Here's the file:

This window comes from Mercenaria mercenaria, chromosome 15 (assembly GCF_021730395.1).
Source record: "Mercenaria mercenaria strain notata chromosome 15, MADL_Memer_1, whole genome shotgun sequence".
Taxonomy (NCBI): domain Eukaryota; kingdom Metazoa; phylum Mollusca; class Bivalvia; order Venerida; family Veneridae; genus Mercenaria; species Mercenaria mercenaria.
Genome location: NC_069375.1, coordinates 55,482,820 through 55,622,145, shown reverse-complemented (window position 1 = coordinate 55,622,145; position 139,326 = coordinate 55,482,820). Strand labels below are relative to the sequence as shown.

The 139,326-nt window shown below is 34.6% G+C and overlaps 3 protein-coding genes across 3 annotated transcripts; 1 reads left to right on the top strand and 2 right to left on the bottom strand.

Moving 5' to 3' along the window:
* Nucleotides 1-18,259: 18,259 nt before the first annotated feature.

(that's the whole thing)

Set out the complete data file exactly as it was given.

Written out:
This window comes from Mercenaria mercenaria, chromosome 15 (assembly GCF_021730395.1).
Source record: "Mercenaria mercenaria strain notata chromosome 15, MADL_Memer_1, whole genome shotgun sequence".
Taxonomy (NCBI): domain Eukaryota; kingdom Metazoa; phylum Mollusca; class Bivalvia; order Venerida; family Veneridae; genus Mercenaria; species Mercenaria mercenaria.
Genome location: NC_069375.1, coordinates 55,482,820 through 55,622,145, shown reverse-complemented (window position 1 = coordinate 55,622,145; position 139,326 = coordinate 55,482,820). Strand labels below are relative to the sequence as shown.

The 139,326-nt window shown below is 34.6% G+C and overlaps 3 protein-coding genes across 3 annotated transcripts; 1 reads left to right on the top strand and 2 right to left on the bottom strand.

Moving 5' to 3' along the window:
* Nucleotides 1-18,259: 18,259 nt before the first annotated feature.